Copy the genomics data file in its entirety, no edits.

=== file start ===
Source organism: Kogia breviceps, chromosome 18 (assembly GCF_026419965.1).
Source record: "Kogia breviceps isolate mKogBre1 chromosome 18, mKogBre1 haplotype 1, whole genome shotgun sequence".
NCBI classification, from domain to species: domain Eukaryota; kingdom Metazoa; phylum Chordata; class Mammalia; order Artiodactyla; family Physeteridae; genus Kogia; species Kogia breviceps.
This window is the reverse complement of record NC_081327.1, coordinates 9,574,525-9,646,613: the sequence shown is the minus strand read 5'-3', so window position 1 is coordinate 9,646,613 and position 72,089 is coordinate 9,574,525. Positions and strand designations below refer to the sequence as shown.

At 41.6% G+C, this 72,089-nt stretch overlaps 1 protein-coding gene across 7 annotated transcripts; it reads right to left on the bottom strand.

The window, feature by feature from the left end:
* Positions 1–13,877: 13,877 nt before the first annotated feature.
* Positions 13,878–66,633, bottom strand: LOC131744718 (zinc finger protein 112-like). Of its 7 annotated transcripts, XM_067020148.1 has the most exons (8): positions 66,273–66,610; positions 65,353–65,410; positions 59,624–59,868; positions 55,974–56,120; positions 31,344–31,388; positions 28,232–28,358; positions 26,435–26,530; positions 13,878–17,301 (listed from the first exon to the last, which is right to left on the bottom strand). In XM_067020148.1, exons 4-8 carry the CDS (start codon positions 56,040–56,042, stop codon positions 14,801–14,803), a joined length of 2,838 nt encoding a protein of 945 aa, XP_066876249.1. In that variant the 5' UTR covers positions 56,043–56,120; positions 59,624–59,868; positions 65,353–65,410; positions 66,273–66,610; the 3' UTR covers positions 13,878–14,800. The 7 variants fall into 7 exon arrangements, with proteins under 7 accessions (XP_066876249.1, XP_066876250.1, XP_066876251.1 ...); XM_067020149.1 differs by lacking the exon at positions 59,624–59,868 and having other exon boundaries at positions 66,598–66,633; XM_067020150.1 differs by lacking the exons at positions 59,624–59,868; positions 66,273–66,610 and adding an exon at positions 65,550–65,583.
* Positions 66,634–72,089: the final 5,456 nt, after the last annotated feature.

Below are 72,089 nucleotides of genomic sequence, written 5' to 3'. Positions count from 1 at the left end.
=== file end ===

Source organism: Kogia breviceps, chromosome 18 (assembly GCF_026419965.1).
Source record: "Kogia breviceps isolate mKogBre1 chromosome 18, mKogBre1 haplotype 1, whole genome shotgun sequence".
NCBI classification, from domain to species: domain Eukaryota; kingdom Metazoa; phylum Chordata; class Mammalia; order Artiodactyla; family Physeteridae; genus Kogia; species Kogia breviceps.
This window is the reverse complement of record NC_081327.1, coordinates 9,574,525-9,646,613: the sequence shown is the minus strand read 5'-3', so window position 1 is coordinate 9,646,613 and position 72,089 is coordinate 9,574,525. Positions and strand designations below refer to the sequence as shown.

At 41.6% G+C, this 72,089-nt stretch overlaps 1 protein-coding gene across 7 annotated transcripts; it reads right to left on the bottom strand.

The window, feature by feature from the left end:
* Positions 1–13,877: 13,877 nt before the first annotated feature.
* Positions 13,878–66,633, bottom strand: LOC131744718 (zinc finger protein 112-like). Of its 7 annotated transcripts, XM_067020148.1 has the most exons (8): positions 66,273–66,610; positions 65,353–65,410; positions 59,624–59,868; positions 55,974–56,120; positions 31,344–31,388; positions 28,232–28,358; positions 26,435–26,530; positions 13,878–17,301 (listed from the first exon to the last, which is right to left on the bottom strand). In XM_067020148.1, exons 4-8 carry the CDS (start codon positions 56,040–56,042, stop codon positions 14,801–14,803), a joined length of 2,838 nt encoding a protein of 945 aa, XP_066876249.1. In that variant the 5' UTR covers positions 56,043–56,120; positions 59,624–59,868; positions 65,353–65,410; positions 66,273–66,610; the 3' UTR covers positions 13,878–14,800. The 7 variants fall into 7 exon arrangements, with proteins under 7 accessions (XP_066876249.1, XP_066876250.1, XP_066876251.1 ...); XM_067020149.1 differs by lacking the exon at positions 59,624–59,868 and having other exon boundaries at positions 66,598–66,633; XM_067020150.1 differs by lacking the exons at positions 59,624–59,868; positions 66,273–66,610 and adding an exon at positions 65,550–65,583.
* Positions 66,634–72,089: the final 5,456 nt, after the last annotated feature.

Below are 72,089 nucleotides of genomic sequence, written 5' to 3'. Positions count from 1 at the left end.